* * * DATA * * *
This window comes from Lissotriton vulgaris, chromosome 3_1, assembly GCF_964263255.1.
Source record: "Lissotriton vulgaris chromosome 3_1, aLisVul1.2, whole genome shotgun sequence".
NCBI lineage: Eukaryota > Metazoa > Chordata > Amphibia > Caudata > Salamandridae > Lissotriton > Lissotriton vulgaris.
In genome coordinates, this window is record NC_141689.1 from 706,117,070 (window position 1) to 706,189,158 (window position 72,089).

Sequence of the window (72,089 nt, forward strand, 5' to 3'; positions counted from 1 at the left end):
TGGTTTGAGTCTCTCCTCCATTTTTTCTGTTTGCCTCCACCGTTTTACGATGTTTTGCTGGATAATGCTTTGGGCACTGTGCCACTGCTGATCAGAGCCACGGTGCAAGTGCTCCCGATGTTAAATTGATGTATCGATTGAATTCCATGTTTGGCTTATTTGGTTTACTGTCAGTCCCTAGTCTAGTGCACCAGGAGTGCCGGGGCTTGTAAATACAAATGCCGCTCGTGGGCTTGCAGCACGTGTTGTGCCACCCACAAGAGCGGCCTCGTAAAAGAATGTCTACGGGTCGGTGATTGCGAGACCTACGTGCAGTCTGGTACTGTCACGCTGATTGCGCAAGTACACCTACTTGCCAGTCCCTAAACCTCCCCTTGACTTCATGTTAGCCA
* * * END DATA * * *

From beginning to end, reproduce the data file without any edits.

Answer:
This window comes from Lissotriton vulgaris, chromosome 3_1, assembly GCF_964263255.1.
Source record: "Lissotriton vulgaris chromosome 3_1, aLisVul1.2, whole genome shotgun sequence".
NCBI lineage: Eukaryota > Metazoa > Chordata > Amphibia > Caudata > Salamandridae > Lissotriton > Lissotriton vulgaris.
In genome coordinates, this window is record NC_141689.1 from 706,117,070 (window position 1) to 706,189,158 (window position 72,089).

Sequence of the window (72,089 nt, forward strand, 5' to 3'; positions counted from 1 at the left end):
TGGTTTGAGTCTCTCCTCCATTTTTTCTGTTTGCCTCCACCGTTTTACGATGTTTTGCTGGATAATGCTTTGGGCACTGTGCCACTGCTGATCAGAGCCACGGTGCAAGTGCTCCCGATGTTAAATTGATGTATCGATTGAATTCCATGTTTGGCTTATTTGGTTTACTGTCAGTCCCTAGTCTAGTGCACCAGGAGTGCCGGGGCTTGTAAATACAAATGCCGCTCGTGGGCTTGCAGCACGTGTTGTGCCACCCACAAGAGCGGCCTCGTAAAAGAATGTCTACGGGTCGGTGATTGCGAGACCTACGTGCAGTCTGGTACTGTCACGCTGATTGCGCAAGTACACCTACTTGCCAGTCCCTAAACCTCCCCTTGACTTCATGTTAGCCA